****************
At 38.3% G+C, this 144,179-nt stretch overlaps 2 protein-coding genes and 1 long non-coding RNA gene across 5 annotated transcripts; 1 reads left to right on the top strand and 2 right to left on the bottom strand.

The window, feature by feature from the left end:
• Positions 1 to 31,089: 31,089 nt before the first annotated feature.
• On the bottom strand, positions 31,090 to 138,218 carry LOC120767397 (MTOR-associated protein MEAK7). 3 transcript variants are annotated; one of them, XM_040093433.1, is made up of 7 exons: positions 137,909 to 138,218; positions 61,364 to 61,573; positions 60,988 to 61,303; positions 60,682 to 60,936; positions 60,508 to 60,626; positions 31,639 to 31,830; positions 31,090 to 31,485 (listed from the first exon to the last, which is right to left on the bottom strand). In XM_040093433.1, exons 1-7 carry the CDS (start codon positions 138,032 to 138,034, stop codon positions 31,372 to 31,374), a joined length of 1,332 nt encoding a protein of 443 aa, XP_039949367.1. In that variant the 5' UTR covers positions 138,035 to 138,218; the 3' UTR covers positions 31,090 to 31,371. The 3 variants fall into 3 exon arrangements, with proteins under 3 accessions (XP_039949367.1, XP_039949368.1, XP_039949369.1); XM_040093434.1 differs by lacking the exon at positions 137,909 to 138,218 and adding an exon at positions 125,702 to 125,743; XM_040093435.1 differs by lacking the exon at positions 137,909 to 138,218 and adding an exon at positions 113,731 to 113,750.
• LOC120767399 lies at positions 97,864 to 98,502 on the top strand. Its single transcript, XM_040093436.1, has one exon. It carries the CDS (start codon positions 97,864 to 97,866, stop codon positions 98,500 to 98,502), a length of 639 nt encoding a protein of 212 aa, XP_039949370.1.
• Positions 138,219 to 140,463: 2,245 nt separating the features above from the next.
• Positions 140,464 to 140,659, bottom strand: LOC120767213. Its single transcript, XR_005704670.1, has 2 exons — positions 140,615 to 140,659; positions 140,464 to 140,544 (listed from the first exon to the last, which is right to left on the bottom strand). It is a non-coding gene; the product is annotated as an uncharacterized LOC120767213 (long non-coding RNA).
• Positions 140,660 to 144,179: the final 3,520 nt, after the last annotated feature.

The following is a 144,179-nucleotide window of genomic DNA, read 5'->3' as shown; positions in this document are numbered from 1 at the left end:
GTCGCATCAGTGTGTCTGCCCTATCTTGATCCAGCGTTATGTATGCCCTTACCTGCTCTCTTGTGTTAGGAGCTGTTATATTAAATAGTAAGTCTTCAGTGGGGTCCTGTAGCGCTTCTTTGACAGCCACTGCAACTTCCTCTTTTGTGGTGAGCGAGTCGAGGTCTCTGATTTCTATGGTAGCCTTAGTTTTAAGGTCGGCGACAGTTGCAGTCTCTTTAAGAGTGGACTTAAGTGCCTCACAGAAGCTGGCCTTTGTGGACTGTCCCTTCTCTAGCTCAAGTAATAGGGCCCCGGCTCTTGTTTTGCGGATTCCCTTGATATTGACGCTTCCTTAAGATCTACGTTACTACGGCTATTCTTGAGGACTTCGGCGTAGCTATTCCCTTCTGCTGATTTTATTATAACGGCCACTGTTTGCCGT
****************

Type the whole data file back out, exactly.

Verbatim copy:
At 38.3% G+C, this 144,179-nt stretch overlaps 2 protein-coding genes and 1 long non-coding RNA gene across 5 annotated transcripts; 1 reads left to right on the top strand and 2 right to left on the bottom strand.

The window, feature by feature from the left end:
• Positions 1 to 31,089: 31,089 nt before the first annotated feature.
• On the bottom strand, positions 31,090 to 138,218 carry LOC120767397 (MTOR-associated protein MEAK7). 3 transcript variants are annotated; one of them, XM_040093433.1, is made up of 7 exons: positions 137,909 to 138,218; positions 61,364 to 61,573; positions 60,988 to 61,303; positions 60,682 to 60,936; positions 60,508 to 60,626; positions 31,639 to 31,830; positions 31,090 to 31,485 (listed from the first exon to the last, which is right to left on the bottom strand). In XM_040093433.1, exons 1-7 carry the CDS (start codon positions 138,032 to 138,034, stop codon positions 31,372 to 31,374), a joined length of 1,332 nt encoding a protein of 443 aa, XP_039949367.1. In that variant the 5' UTR covers positions 138,035 to 138,218; the 3' UTR covers positions 31,090 to 31,371. The 3 variants fall into 3 exon arrangements, with proteins under 3 accessions (XP_039949367.1, XP_039949368.1, XP_039949369.1); XM_040093434.1 differs by lacking the exon at positions 137,909 to 138,218 and adding an exon at positions 125,702 to 125,743; XM_040093435.1 differs by lacking the exon at positions 137,909 to 138,218 and adding an exon at positions 113,731 to 113,750.
• LOC120767399 lies at positions 97,864 to 98,502 on the top strand. Its single transcript, XM_040093436.1, has one exon. It carries the CDS (start codon positions 97,864 to 97,866, stop codon positions 98,500 to 98,502), a length of 639 nt encoding a protein of 212 aa, XP_039949370.1.
• Positions 138,219 to 140,463: 2,245 nt separating the features above from the next.
• Positions 140,464 to 140,659, bottom strand: LOC120767213. Its single transcript, XR_005704670.1, has 2 exons — positions 140,615 to 140,659; positions 140,464 to 140,544 (listed from the first exon to the last, which is right to left on the bottom strand). It is a non-coding gene; the product is annotated as an uncharacterized LOC120767213 (long non-coding RNA).
• Positions 140,660 to 144,179: the final 3,520 nt, after the last annotated feature.

The following is a 144,179-nucleotide window of genomic DNA, read 5'->3' as shown; positions in this document are numbered from 1 at the left end:
GTCGCATCAGTGTGTCTGCCCTATCTTGATCCAGCGTTATGTATGCCCTTACCTGCTCTCTTGTGTTAGGAGCTGTTATATTAAATAGTAAGTCTTCAGTGGGGTCCTGTAGCGCTTCTTTGACAGCCACTGCAACTTCCTCTTTTGTGGTGAGCGAGTCGAGGTCTCTGATTTCTATGGTAGCCTTAGTTTTAAGGTCGGCGACAGTTGCAGTCTCTTTAAGAGTGGACTTAAGTGCCTCACAGAAGCTGGCCTTTGTGGACTGTCCCTTCTCTAGCTCAAGTAATAGGGCCCCGGCTCTTGTTTTGCGGATTCCCTTGATATTGACGCTTCCTTAAGATCTACGTTACTACGGCTATTCTTGAGGACTTCGGCGTAGCTATTCCCTTCTGCTGATTTTATTATAACGGCCACTGTTTGCCGT